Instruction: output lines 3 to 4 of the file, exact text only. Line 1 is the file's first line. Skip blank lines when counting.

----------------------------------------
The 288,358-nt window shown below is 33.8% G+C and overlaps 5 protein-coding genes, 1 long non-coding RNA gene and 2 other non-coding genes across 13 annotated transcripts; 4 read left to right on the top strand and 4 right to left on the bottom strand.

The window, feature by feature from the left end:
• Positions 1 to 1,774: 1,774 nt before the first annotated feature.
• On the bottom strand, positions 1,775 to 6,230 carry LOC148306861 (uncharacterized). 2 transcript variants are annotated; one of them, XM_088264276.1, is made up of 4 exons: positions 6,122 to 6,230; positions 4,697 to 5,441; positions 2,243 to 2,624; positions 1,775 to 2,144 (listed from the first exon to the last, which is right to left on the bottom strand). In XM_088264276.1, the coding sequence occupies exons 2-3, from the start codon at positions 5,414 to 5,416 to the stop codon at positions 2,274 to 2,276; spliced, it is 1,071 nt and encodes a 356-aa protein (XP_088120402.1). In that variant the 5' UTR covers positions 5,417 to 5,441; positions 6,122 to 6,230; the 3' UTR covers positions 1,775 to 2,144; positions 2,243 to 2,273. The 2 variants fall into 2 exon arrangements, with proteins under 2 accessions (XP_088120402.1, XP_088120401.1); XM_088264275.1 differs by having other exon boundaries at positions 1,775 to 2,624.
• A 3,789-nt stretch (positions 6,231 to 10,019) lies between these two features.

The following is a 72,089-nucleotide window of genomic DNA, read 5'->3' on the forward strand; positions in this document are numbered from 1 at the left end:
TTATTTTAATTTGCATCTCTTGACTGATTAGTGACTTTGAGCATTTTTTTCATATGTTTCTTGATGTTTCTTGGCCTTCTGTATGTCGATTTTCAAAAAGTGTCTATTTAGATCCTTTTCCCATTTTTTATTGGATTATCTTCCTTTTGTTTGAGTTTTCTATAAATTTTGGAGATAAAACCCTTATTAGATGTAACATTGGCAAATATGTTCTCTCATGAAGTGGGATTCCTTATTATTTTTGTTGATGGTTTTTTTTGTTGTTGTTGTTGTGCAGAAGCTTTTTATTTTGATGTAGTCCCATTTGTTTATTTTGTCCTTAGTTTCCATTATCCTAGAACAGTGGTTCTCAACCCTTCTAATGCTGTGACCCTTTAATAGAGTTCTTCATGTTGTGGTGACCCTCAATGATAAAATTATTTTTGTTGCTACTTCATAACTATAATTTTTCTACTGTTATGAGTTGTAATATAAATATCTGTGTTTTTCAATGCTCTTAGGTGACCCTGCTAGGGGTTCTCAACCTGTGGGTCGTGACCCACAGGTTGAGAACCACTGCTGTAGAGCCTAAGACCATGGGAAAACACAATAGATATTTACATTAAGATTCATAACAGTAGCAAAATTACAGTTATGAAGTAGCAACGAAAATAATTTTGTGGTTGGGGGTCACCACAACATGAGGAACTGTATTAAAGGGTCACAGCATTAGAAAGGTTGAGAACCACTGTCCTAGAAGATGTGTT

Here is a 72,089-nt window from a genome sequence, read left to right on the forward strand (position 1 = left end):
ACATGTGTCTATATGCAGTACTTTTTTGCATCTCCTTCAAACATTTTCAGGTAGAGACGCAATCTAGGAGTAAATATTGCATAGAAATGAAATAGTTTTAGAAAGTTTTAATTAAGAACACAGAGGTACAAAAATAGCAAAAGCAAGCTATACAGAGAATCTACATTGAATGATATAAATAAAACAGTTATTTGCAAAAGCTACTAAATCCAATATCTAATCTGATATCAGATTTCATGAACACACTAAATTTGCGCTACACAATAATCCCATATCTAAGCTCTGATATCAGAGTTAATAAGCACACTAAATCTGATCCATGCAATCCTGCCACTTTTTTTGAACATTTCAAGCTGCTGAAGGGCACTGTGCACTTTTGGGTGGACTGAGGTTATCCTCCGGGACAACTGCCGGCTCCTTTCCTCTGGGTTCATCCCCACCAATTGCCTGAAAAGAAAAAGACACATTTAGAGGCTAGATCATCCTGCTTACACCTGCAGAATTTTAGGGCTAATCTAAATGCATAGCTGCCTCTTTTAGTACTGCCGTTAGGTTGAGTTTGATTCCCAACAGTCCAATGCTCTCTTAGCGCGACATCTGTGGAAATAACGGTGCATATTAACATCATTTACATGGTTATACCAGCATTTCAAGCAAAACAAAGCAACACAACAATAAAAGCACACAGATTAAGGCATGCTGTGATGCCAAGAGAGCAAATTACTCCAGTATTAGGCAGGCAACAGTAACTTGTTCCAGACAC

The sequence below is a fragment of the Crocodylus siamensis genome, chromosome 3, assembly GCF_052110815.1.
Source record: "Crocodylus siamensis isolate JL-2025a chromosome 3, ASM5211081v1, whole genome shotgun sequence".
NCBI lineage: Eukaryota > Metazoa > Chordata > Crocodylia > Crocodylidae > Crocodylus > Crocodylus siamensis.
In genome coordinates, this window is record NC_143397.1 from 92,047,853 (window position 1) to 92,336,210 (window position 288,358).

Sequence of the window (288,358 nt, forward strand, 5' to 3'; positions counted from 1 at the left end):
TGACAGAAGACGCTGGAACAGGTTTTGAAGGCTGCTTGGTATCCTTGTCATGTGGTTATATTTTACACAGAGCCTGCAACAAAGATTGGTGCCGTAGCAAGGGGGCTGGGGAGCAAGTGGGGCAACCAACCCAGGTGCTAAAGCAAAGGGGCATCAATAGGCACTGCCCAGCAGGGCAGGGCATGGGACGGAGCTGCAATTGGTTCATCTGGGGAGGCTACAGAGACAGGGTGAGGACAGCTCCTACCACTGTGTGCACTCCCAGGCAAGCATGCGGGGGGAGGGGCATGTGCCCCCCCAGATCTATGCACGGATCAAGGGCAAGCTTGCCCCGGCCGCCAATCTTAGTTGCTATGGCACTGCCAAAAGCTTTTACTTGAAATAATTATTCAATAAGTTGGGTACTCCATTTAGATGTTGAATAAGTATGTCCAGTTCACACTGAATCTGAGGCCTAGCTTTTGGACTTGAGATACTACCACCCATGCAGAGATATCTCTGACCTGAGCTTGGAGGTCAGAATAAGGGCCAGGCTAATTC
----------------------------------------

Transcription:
• Positions 1 to 1,774: 1,774 nt before the first annotated feature.
• On the bottom strand, positions 1,775 to 6,230 carry LOC148306861 (uncharacterized). 2 transcript variants are annotated; one of them, XM_088264276.1, is made up of 4 exons: positions 6,122 to 6,230; positions 4,697 to 5,441; positions 2,243 to 2,624; positions 1,775 to 2,144 (listed from the first exon to the last, which is right to left on the bottom strand). In XM_088264276.1, the coding sequence occupies exons 2-3, from the start codon at positions 5,414 to 5,416 to the stop codon at positions 2,274 to 2,276; spliced, it is 1,071 nt and encodes a 356-aa protein (XP_088120402.1). In that variant the 5' UTR covers positions 5,417 to 5,441; positions 6,122 to 6,230; the 3' UTR covers positions 1,775 to 2,144; positions 2,243 to 2,273. The 2 variants fall into 2 exon arrangements, with proteins under 2 accessions (XP_088120402.1, XP_088120401.1); XM_088264275.1 differs by having other exon boundaries at positions 1,775 to 2,624.